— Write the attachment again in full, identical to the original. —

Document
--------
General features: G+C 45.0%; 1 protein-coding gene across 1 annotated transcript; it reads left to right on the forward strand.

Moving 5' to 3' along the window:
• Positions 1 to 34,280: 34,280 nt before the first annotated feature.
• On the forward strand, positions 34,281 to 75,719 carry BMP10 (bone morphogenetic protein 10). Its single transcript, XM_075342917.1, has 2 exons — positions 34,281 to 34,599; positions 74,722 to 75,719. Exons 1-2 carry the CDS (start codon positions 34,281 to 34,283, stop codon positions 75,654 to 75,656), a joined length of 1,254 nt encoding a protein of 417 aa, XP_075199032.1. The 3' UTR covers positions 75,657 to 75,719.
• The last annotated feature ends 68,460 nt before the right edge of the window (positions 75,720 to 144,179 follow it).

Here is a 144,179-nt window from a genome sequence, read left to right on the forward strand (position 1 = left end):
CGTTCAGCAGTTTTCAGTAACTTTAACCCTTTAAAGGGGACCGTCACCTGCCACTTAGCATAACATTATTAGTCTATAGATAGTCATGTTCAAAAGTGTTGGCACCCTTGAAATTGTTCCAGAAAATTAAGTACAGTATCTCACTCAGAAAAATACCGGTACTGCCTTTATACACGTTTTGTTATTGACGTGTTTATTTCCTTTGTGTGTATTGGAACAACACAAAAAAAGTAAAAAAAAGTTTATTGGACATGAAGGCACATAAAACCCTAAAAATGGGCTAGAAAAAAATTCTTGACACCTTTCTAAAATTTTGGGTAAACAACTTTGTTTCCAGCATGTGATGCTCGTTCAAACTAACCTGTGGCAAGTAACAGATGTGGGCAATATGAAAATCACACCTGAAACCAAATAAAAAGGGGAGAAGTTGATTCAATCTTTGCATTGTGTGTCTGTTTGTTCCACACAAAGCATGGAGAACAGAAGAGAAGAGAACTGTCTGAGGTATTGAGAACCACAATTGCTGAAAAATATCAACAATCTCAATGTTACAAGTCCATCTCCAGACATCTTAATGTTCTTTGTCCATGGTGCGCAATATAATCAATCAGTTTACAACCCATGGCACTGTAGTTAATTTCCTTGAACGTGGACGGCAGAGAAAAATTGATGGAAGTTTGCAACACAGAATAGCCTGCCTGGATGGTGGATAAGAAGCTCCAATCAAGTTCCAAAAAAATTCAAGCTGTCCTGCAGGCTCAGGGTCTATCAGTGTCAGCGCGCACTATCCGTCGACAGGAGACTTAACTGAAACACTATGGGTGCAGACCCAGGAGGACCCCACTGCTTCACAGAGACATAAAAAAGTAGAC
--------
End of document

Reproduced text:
General features: G+C 45.0%; 1 protein-coding gene across 1 annotated transcript; it reads left to right on the forward strand.

Moving 5' to 3' along the window:
• Positions 1 to 34,280: 34,280 nt before the first annotated feature.
• On the forward strand, positions 34,281 to 75,719 carry BMP10 (bone morphogenetic protein 10). Its single transcript, XM_075342917.1, has 2 exons — positions 34,281 to 34,599; positions 74,722 to 75,719. Exons 1-2 carry the CDS (start codon positions 34,281 to 34,283, stop codon positions 75,654 to 75,656), a joined length of 1,254 nt encoding a protein of 417 aa, XP_075199032.1. The 3' UTR covers positions 75,657 to 75,719.
• The last annotated feature ends 68,460 nt before the right edge of the window (positions 75,720 to 144,179 follow it).

Here is a 144,179-nt window from a genome sequence, read left to right on the forward strand (position 1 = left end):
CGTTCAGCAGTTTTCAGTAACTTTAACCCTTTAAAGGGGACCGTCACCTGCCACTTAGCATAACATTATTAGTCTATAGATAGTCATGTTCAAAAGTGTTGGCACCCTTGAAATTGTTCCAGAAAATTAAGTACAGTATCTCACTCAGAAAAATACCGGTACTGCCTTTATACACGTTTTGTTATTGACGTGTTTATTTCCTTTGTGTGTATTGGAACAACACAAAAAAAGTAAAAAAAAGTTTATTGGACATGAAGGCACATAAAACCCTAAAAATGGGCTAGAAAAAAATTCTTGACACCTTTCTAAAATTTTGGGTAAACAACTTTGTTTCCAGCATGTGATGCTCGTTCAAACTAACCTGTGGCAAGTAACAGATGTGGGCAATATGAAAATCACACCTGAAACCAAATAAAAAGGGGAGAAGTTGATTCAATCTTTGCATTGTGTGTCTGTTTGTTCCACACAAAGCATGGAGAACAGAAGAGAAGAGAACTGTCTGAGGTATTGAGAACCACAATTGCTGAAAAATATCAACAATCTCAATGTTACAAGTCCATCTCCAGACATCTTAATGTTCTTTGTCCATGGTGCGCAATATAATCAATCAGTTTACAACCCATGGCACTGTAGTTAATTTCCTTGAACGTGGACGGCAGAGAAAAATTGATGGAAGTTTGCAACACAGAATAGCCTGCCTGGATGGTGGATAAGAAGCTCCAATCAAGTTCCAAAAAAATTCAAGCTGTCCTGCAGGCTCAGGGTCTATCAGTGTCAGCGCGCACTATCCGTCGACAGGAGACTTAACTGAAACACTATGGGTGCAGACCCAGGAGGACCCCACTGCTTCACAGAGACATAAAAAAGTAGAC